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Background Previous research has suggested that some individuals may obtain comfort from their suicidal cognitions. Method This study explored clinical variables associated with comfort from suicidal cognition using a newly developed 5 item measure in 217 patients with a history of recurrent depression and suicidality, of whom 98 were followed up to at least one relapse to depression and reported data on suicidal ideation during the follow-up phase. Results Results indicated that a minority of patients, around 15%, reported experiencing comfort from suicidal cognitions and that comfort was associated with several markers of a more severe clinical profile including both worst ever prior suicidal ideation and worst suicidal ideation over a 12 month follow-up period. Limitations Few patients self-harmed during the follow-up period preventing an examination of associations between comfort and repetition of self-harm. Conclusions These results, although preliminary, suggest that future theoretical and clinical research would benefit from further consideration of the concept of comfort from suicidal thinking. © 2013 The Authors.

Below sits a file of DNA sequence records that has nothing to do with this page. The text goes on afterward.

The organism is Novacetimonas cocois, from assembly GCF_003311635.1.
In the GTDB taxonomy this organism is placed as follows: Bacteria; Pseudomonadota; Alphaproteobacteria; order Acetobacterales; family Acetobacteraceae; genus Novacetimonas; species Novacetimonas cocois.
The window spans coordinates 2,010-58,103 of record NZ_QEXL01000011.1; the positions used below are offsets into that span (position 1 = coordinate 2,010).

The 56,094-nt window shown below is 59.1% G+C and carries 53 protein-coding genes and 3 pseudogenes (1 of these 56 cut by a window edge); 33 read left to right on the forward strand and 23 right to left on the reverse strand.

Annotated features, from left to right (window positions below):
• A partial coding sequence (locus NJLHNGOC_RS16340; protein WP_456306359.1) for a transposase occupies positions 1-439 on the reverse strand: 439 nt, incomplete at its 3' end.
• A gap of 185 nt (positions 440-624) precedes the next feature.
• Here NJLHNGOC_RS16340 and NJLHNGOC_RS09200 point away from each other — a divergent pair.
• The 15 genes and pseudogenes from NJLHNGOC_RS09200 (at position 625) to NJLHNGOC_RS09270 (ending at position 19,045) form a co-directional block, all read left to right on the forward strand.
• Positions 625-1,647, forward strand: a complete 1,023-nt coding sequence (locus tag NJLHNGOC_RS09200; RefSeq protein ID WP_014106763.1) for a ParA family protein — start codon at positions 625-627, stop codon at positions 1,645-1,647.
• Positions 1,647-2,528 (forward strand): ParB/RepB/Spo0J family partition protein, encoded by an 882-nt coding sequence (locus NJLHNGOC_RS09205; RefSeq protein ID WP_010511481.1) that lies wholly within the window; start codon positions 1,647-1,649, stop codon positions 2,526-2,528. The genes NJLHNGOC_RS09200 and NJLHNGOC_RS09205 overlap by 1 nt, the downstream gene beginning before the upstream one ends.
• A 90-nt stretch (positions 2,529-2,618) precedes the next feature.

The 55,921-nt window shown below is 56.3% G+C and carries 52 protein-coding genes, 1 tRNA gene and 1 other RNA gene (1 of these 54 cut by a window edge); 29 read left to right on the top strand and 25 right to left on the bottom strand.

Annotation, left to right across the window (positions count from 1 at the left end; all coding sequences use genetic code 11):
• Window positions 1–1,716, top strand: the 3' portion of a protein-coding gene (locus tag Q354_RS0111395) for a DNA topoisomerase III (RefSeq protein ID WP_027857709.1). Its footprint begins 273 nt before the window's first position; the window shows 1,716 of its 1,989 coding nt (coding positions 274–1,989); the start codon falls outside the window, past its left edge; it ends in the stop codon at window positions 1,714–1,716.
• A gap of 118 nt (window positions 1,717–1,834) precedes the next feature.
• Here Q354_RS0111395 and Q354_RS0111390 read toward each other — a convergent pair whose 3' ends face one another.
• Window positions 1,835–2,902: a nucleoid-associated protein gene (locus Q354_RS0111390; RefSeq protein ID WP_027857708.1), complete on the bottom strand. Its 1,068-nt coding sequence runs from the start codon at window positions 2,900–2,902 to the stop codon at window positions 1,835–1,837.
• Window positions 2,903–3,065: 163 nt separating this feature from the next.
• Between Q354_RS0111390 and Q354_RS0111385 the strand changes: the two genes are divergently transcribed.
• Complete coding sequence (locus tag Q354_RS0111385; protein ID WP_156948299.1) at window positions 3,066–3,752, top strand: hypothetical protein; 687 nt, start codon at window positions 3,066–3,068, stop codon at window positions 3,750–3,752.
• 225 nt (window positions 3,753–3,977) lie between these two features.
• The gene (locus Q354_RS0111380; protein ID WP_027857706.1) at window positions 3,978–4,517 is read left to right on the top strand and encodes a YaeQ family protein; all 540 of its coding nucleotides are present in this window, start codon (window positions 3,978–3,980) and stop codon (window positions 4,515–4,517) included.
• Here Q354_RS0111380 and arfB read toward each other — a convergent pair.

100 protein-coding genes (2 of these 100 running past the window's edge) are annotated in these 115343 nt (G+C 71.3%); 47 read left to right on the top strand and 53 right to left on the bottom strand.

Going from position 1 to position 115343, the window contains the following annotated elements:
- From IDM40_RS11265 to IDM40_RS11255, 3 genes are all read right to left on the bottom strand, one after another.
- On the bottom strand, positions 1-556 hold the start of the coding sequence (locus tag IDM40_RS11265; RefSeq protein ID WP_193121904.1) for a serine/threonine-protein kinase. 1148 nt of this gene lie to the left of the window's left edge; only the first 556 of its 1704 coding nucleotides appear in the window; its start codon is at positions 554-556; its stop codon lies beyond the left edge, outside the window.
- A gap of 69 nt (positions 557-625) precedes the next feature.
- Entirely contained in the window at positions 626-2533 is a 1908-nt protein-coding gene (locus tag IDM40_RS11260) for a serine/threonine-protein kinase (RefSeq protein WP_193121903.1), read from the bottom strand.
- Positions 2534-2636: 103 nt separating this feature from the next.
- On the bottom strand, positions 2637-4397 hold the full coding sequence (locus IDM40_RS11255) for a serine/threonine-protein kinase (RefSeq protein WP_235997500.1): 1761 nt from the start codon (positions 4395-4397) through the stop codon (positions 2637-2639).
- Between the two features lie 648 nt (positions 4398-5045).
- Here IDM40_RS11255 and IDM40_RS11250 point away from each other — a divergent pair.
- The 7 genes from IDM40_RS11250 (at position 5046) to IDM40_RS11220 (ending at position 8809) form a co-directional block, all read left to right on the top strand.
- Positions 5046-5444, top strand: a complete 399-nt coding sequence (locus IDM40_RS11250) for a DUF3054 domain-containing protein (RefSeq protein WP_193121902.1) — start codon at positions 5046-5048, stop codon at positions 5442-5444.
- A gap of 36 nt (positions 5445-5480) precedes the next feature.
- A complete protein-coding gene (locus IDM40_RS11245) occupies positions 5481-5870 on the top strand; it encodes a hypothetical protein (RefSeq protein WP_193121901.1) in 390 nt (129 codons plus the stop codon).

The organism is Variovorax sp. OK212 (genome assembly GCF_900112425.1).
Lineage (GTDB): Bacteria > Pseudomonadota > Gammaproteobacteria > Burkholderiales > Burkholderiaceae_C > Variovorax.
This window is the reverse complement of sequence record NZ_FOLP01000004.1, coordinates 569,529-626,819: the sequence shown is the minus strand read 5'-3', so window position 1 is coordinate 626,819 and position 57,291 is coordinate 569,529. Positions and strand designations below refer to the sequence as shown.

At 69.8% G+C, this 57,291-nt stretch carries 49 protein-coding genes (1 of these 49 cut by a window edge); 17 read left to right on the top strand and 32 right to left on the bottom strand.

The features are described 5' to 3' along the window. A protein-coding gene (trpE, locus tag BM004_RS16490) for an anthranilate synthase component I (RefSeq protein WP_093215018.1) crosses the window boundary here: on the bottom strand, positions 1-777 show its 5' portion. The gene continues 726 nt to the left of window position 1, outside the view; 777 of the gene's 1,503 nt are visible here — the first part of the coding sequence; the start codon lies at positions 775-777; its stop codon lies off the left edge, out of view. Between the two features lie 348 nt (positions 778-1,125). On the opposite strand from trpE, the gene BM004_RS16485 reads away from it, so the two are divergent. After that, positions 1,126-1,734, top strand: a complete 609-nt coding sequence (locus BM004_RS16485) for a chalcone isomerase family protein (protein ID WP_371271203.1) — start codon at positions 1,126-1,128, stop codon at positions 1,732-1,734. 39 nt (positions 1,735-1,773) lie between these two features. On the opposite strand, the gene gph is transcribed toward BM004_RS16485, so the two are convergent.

Original publication

DOI

10.1016/j.jad.2013.11.006

Type

Journal article

Journal

Journal of Affective Disorders

Publication Date

01/02/2014

Volume

155

Pages

241 - 246